The blizzard deposited a large quantity of snow that bogged down the sledges and made life a misery, as men sank up to their knees and sledges overturned; instead of a hard, clear surface, the attempt on the Pole nearly foundered in deep snow. The dogs too, were struggling and Meares and Demetri Girev were finding it hard to make much progress. The dogs had left Hut Point three days later than the Pony Party and soon caught up with it. Indeed, the dogs were travelling so well that Scott took them farther south than he had initially planned, across the Great Ice Barrier and onto the Beardmore Glacier.
Farther south, even, than the ponies upon whose remains they were fed. Some rather ridiculous untruths about Scott and dogs have grown over the years and he has come in for some ill-informed criticism following Amundsen’s success in using them. There is no doubt that Scott recognized the abilities of dogs. Amundsen took experienced dog drivers and professional skiers with him and Scott noted that ‘… he is bound to travel fast with dogs …’. He was under no illusions as to what dogs could do. However, following his experiences of them on the Southern Journey from Discovery during his 1901-04 Expedition, he also had misgivings about their reliability.
Experienced British dog drivers were also a rare commodity, Meares was an exception, so it seemed obvious that a British attempt on the Pole would probably have to use other means. Nevertheless, Scott seriously considered taking dogs all the way to the Pole, until the late stages of his planning. When my Great Uncle, Edward Wilson, was put in charge of driving the dog teams with Meares, for the depot laying journey in January 1911, he was delighted, writing home to say that he was pleased to have been chosen to drive the dogs as it greatly increased his chances of going to the Pole the following season. Wilson, being Scott’s confidant, would have known the general plan at the time. On the return journey, however, one of the dog teams disappeared entirely down a crevasse. Scott insisted on personally rescuing each of the dogs, despite the danger of being lowered into the crevasse on a rope.
Debenham noted that he never heard Scott talk of taking dogs to the Pole again. It isn’t surprising. Shackleton’s account of his ascent of the Beardmore Glacier, during which he lost a pony and sledge down a great chasm of a crevasse, made fearsome reading. Scott concluded that it was unlikely that any animals could safely navigate the glacier. Manhauling was the only rational answer. He fervently hoped that he was right and that Amundsen would therefore find his passage blocked by crevasses. There was a further consideration for Scott too: he wanted the dogs for future scientific journeys which were likely to be made. For Scott the Pole was his duty but the scientific work was his passion. He did not want to sacrifice the dogs to the Pole and limit the Expedition’s scientific discoveries as a result. The Pole was to be “merely an item in the results”. It was Scott’s order, therefore, ‘not to risk the dogs.’ This however, increasingly came into conflict with the varying orders sent with each returning Support Party, regarding the use of the dogs in the relief of the Pole Party. This resulted in a confusion that contributed to the final demise of the Polar Party itself.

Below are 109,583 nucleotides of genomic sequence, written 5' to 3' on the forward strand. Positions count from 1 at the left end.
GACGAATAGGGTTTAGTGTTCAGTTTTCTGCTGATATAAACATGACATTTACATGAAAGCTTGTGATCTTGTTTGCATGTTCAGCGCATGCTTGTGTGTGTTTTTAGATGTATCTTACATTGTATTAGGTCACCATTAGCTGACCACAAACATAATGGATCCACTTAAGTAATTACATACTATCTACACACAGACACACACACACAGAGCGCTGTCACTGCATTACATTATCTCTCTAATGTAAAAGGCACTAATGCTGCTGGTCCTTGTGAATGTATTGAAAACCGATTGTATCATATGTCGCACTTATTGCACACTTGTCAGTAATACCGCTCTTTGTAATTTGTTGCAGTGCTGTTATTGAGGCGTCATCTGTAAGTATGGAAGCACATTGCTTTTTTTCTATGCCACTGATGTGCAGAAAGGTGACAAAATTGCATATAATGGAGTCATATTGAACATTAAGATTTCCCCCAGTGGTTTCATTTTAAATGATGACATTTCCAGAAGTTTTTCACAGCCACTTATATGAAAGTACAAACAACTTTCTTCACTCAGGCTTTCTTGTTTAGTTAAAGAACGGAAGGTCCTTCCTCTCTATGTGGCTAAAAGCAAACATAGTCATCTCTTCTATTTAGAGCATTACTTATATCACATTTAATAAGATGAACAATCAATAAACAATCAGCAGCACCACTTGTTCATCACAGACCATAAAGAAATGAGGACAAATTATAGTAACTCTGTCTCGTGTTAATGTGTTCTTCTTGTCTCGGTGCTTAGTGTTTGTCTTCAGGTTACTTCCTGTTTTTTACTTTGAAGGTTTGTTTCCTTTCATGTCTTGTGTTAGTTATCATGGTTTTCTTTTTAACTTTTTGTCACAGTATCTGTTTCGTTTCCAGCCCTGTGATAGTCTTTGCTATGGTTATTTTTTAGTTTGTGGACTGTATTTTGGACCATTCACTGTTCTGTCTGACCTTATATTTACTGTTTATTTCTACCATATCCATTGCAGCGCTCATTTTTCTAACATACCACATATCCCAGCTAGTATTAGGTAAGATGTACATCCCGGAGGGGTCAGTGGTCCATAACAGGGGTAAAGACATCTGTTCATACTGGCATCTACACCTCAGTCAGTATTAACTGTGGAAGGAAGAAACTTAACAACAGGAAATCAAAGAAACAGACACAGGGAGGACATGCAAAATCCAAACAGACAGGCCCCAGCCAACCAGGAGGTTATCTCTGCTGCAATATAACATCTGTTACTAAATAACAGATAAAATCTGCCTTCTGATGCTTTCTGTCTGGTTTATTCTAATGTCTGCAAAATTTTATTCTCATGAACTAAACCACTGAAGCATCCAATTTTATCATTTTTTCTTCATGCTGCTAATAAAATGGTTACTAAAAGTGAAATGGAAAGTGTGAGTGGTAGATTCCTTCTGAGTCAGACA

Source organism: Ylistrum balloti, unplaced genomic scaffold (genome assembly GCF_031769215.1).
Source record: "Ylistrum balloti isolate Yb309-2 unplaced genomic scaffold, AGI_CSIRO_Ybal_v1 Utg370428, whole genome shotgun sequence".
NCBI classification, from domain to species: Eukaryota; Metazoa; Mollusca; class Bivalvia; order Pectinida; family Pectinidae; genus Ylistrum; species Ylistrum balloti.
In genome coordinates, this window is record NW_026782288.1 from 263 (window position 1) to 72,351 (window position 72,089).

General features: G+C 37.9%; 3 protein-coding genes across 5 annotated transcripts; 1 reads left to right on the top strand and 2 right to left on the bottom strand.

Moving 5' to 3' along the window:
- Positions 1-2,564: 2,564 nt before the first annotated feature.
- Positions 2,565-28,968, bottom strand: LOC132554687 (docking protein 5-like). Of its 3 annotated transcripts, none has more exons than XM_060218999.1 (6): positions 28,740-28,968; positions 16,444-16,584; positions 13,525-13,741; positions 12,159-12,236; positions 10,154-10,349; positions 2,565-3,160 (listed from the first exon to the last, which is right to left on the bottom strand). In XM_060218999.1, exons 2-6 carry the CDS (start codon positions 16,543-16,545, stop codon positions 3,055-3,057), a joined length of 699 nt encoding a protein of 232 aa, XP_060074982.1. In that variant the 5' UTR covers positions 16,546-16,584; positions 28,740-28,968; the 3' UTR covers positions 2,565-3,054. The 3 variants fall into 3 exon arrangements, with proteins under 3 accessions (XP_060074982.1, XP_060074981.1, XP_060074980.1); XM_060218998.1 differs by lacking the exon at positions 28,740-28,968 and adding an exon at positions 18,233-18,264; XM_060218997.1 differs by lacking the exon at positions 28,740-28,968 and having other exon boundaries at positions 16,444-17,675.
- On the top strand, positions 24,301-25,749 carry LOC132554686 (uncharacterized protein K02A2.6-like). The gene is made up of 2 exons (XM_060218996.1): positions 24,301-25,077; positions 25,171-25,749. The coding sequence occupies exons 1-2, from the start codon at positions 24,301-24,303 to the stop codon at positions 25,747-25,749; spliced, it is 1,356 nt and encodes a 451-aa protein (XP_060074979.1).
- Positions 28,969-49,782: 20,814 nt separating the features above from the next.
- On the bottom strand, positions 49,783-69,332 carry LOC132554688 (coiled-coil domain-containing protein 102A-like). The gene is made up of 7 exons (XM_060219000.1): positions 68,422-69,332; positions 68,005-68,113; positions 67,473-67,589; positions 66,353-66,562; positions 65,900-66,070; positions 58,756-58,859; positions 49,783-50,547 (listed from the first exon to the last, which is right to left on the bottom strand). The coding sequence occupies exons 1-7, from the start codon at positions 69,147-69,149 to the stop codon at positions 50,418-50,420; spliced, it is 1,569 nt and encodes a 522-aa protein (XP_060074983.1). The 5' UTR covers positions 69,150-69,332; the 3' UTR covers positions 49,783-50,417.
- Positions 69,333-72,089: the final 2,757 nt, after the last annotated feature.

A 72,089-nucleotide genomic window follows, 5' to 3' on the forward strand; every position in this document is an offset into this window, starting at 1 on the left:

The tenement bunks in hut. Lieut. Bowers, Mr. Cherry Garrard, Capt. Oates, Mr. Maeres and Dr. Atkinson, October 9th, 1911.
So it was that the Dog Party, Cecil Meares and Demetri Girev, turned north on 11 December at about 83° 36’S, 384 miles from the Pole. The first part of their return journey was a struggle through the deep snow, the dogs sinking up to their bellies; it slowed them significantly for some distance across the Barrier. Because they were farther south than planned Meares had to improvise regarding rations at the supply depots. Meares thought this a risk to their lives and blamed Scott. The returning parties which followed them, and in particular, Charles Wright, thought that Meares had panicked and taken too much ration; they blamed Meares.
Lieutenant Evans was nevertheless to praise Meares and Demetri after the expedition, for travelling back on short rations, voluntarily giving up one meal per day on their return journey. By the time they returned to Cape Evans on 5 January, Meares was ready to head home with the relief ship. First, however, he and Demetri had to pont for Ponko and photographic immortality. Looking at his portrait, you can almost hear Meares’s poem running through his mind. At the top of the Beardmore Glacier, almost onto the Polar Plateau, the Polar Parties laid the Upper Glacier Depot. It was from here that what was known as the First Supporting Party turned north for Cape Evans, although it was the third returning party after the Motor Party and the Dog Party. Its members had already had a long, hard slog, first as part of the Pony Party, then manhauling up the Beardmore Glacier to a height of about 8,000 feet. At the top of the Glacier, however, came the first crunch.